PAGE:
Television: A-list acting and cinematic quality lift crime drama out of pulp-fiction swamp

HBO produces a new genre-defining crime drama, a legal series loses the plot, and an aviation history nosedives

Fair cops: Woody Harrelson and Matthew McConaughey in ‘True Detective’

Fair cops: Woody Harrelson and Matthew McConaughey in ‘True Detective’

Sat, Mar 1, 2014, 01:00

The bare-bones setup in True Detective (Sky Atlantic, Saturday) could belong to any hokey yarn in a pulp-fiction crime magazine – the new HBO series even takes its name from one of the most popular in the often-ridiculed publishing genre.

Two mismatched detectives, an experienced, easygoing good ol’ boy and his new, uptight, book-learning partner, are the crime-solving duo on the hunt for a killer with a seemingly satanic obsession. Throw in a swampy location and it’s as familiar as can be. But even before you allow for the striking cinematic quality of True Detective , with HBO bringing its typically feature-film-sized budgets to the eight-part series, this was never going to be just another police procedural, because Woody Harrelson and Matthew McConaughey, both A-list movie stars, are the leads. And they give extraordinary performances, right from the first scenes, creating mesmerisingly complex characters that hint at their dark secrets.

Harrelson is the laid-back Louisiana cop Martin Hart, and McConaughey is Rusty Cohle, newly arrived from Texas with his troubled, complicated world view. Nic Pizzolatto, the creator and writer of the series, gives him dialogue that’s almost poetic – these cops don’t talk about where their next doughnut is coming from or riff off each other about perps and pimps – and it’s a testament to McConaughey’s performance that it works. “This place is like somebody’s memory of a town and the memory is fading. It’s like there was never anything here but jungle,” says Cohle. “I just want you to stop saying odd sh*t,” Hart replies. “Like you ‘smell a psychosphere’ or you’re in ‘someone’s faded memory of a town’. Just stop.”

The action slips between time periods, drip-feeding information with the feel and pace of a good crime novel. In 2012 Hart and Cohle are seen interviewed separately about their investigation of the 1995 murder of a prostitute, Dora Lange, whose naked body was found tied to a tree in a desolate, rural part of Louisiana. The reasons for the interviews are revealed at the end of the episode: another body has turned up with the same ritualistic details, and the police suspect that, despite what Hart and Cohle thought, they didn’t catch the killer. The interviews are claustrophobic, in small airless rooms, in contrast to the panoramic scenes from 1995, and there’s a vague air of accusation.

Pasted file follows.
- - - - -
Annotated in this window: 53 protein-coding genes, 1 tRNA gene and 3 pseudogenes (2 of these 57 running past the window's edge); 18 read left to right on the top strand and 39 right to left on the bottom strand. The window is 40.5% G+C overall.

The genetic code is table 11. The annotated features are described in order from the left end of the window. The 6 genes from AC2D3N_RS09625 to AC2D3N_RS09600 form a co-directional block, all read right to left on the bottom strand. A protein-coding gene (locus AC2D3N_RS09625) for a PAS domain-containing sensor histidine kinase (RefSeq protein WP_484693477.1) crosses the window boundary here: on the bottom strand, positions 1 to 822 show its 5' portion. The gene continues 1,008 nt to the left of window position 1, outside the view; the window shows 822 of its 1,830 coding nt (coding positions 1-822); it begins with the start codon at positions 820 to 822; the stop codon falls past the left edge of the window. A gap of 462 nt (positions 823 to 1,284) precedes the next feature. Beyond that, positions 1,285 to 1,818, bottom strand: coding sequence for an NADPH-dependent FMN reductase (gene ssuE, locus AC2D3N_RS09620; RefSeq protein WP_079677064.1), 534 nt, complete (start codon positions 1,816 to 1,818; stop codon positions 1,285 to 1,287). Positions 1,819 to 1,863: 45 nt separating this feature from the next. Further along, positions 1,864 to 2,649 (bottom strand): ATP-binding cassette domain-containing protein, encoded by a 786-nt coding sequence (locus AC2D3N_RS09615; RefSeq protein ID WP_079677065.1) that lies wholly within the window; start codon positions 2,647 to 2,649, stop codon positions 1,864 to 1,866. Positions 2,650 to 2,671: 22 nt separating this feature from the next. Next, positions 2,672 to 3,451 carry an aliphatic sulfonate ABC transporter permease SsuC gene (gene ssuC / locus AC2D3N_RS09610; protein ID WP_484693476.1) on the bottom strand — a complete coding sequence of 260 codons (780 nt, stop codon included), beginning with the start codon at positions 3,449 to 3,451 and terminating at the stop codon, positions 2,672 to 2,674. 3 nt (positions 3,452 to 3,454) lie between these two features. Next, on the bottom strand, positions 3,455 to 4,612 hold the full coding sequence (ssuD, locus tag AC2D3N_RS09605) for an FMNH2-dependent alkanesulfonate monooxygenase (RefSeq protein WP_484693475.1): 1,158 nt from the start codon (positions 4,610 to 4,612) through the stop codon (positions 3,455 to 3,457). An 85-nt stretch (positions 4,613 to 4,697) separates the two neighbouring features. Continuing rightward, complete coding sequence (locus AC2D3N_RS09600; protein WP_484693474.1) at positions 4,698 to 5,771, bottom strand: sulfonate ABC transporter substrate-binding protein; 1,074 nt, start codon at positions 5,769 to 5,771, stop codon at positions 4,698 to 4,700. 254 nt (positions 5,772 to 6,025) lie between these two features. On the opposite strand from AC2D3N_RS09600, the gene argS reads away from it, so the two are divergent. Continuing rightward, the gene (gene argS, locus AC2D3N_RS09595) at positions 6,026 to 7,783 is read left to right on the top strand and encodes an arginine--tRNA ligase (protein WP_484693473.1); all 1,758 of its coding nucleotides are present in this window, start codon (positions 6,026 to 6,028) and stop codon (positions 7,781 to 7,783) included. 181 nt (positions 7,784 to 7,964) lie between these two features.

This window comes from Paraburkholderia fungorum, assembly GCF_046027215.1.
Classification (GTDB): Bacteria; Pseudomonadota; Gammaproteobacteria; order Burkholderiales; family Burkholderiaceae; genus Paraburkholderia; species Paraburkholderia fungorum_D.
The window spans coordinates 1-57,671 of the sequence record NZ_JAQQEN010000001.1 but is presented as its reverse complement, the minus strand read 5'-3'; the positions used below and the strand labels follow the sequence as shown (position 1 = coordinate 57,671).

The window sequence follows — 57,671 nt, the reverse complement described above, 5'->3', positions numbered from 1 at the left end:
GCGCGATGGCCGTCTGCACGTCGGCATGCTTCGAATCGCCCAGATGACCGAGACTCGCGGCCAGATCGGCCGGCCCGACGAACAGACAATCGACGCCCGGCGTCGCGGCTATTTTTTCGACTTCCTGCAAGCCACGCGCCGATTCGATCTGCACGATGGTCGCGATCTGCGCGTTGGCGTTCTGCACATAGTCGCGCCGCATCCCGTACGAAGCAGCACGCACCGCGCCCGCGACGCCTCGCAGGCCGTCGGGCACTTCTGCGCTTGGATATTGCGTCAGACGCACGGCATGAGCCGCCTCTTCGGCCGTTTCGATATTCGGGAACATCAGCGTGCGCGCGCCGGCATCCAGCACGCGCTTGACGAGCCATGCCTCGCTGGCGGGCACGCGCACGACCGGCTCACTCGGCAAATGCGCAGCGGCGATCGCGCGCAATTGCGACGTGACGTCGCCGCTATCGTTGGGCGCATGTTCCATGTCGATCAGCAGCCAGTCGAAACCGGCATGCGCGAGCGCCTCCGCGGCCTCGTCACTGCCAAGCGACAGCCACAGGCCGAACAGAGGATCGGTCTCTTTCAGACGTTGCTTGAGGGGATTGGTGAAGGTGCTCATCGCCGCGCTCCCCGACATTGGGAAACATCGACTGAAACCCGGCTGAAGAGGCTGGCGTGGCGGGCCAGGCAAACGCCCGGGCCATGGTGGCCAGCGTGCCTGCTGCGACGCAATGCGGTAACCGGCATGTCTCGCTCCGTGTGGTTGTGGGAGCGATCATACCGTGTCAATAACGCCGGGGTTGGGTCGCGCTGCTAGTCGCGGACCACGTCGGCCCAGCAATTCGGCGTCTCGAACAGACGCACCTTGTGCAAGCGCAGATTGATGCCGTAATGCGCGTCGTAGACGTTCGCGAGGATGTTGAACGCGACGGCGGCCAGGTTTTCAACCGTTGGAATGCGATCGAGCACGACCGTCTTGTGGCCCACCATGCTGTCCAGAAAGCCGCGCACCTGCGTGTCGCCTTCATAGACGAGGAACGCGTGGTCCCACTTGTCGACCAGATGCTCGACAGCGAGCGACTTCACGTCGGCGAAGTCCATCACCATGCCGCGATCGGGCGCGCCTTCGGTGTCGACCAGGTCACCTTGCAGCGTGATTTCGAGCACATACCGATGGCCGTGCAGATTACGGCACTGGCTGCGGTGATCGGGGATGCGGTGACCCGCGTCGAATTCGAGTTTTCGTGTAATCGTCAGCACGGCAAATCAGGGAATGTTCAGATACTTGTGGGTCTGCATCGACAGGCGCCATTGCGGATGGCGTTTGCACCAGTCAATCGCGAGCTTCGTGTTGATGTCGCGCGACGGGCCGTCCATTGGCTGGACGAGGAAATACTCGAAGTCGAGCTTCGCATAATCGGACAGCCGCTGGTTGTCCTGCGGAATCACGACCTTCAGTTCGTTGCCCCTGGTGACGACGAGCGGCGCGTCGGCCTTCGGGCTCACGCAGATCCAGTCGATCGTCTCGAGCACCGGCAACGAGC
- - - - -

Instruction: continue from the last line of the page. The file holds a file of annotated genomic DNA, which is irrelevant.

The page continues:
Both men have changed in appearance over the 17 years, but Cohle’s screams a spectacular fall: from suited-up, skilled detective to scraggly-haired alcoholic. That transformation and the two former partners’ estrangement is at the heart of True Detective ’s central mystery, hanging in the air as tantalisingly as who killed Dora Lange. Just as The Wire, The Sopranos, Breaking Bad and ER are genre-defining TV series, True Detective , with its quality acting, cinematic look, pace, moodiness (helped by T-Bone Burnett’s swampy, atmospheric soundtrack) and character-driven plot, is likely to become the one that other detective duos are judged by.

The past two series of Silk (BBC One, Monday) have delivered top courtroom drama. The strong cast is led by Maxine Peake and Rupert Penry-Jones, and Silk is written by a former barrister, Peter Moffat, so apart from the drama of the court cases – the plots were tense and varied – there was the sense that you were getting a peek into the rarefied world of a London legal chambers. And the working-class, northern England background of Peake’s character, Martha, gave a layer of class complexity to her steely ambition.

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